Some of the defects observed in the CDC’s Study were:

o Anencephaly – A significant portion of the brain is missing.
o Septal heart defects – The wall or septum between the left and right side of the heart has a hole(s) in it.
o Coarctation of the aorta – A narrowing of the aorta after the blood vessels branch off to the head, neck and arms.
o Esophageal atresia – A blocked off or completely closed esophagus which is the tube that connects your mouth to your stomach. The esophagus usually ends in a pouch before it reaches the stomach.
o Craniosynostosis – In this condition the junctions between the different plates of an infant’s skull grow together permanently, usually before birth. Can cause a misshapen head.
o Omphalocele – The intestines or other abdominal organs stick out of the baby’s abdomen through a hole in the area of the belly button.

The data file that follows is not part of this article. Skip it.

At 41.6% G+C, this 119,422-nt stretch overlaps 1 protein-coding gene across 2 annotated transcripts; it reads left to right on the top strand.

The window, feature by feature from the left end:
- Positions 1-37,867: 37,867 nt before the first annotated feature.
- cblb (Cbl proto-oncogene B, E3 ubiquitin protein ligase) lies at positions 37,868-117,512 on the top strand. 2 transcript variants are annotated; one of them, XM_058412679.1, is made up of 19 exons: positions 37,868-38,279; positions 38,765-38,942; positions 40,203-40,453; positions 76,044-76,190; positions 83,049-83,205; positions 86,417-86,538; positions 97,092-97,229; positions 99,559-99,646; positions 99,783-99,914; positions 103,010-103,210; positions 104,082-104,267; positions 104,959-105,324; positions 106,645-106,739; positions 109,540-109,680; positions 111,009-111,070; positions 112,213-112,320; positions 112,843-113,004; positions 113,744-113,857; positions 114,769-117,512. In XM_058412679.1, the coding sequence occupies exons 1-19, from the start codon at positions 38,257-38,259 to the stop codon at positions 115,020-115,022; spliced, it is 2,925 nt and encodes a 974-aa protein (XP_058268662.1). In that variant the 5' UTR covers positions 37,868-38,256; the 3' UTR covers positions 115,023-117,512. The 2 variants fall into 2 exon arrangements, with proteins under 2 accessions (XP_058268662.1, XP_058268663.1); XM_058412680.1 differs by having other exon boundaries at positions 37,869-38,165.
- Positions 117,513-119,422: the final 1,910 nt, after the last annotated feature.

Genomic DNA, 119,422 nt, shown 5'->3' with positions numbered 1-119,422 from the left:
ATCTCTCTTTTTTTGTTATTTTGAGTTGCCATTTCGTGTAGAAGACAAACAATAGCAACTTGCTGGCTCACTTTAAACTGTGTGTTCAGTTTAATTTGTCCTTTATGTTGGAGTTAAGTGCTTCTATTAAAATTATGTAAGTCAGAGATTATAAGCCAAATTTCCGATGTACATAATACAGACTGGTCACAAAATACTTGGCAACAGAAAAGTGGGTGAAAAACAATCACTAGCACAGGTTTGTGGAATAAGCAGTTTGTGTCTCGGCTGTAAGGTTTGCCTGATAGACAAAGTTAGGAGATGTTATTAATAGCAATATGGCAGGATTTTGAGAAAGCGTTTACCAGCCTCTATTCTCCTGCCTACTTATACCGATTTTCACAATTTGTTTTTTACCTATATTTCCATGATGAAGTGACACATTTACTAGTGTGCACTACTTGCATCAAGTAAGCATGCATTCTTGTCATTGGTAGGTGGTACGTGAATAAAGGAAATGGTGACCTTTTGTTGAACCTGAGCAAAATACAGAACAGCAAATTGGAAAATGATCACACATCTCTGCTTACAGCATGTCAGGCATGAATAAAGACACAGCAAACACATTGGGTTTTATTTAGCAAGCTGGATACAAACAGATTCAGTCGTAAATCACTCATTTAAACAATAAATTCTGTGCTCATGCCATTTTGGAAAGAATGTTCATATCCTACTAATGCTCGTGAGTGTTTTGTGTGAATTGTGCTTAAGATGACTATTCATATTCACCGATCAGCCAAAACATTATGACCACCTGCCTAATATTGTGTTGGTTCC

The study also reported that the following occurred in a small number of births:
o Dandy-Walker malformation – The back part of the brain (the cerebellum) doesn’t develop correctly so it is malformed.
o Muscular ventricular septal defect – This condition is also known as a Trabecular ventricular septal defect. It is similar to the Septal heart defects mentioned above.
o Cloacal exstrophy – The organs of the abdomen (bladder and intestines) are exposed. Sometimes the genital are split longitudinally.

As couples exhaust their fertility drug options they will then usually move on to IVF treatments.

If you and your spouse are still investigating (as opposed to getting the answer to a specific question) I recommend a book you can probably find in your local book store or, save yourself time and a hassle and just get it from Amazon.  Its called “Infertility Survival Handbook” and was written by Elizabeth Swire-Falker.  It was originally published in 2004 so it has withstood the “test of time.”  It is available in both Kindle and traditional editions.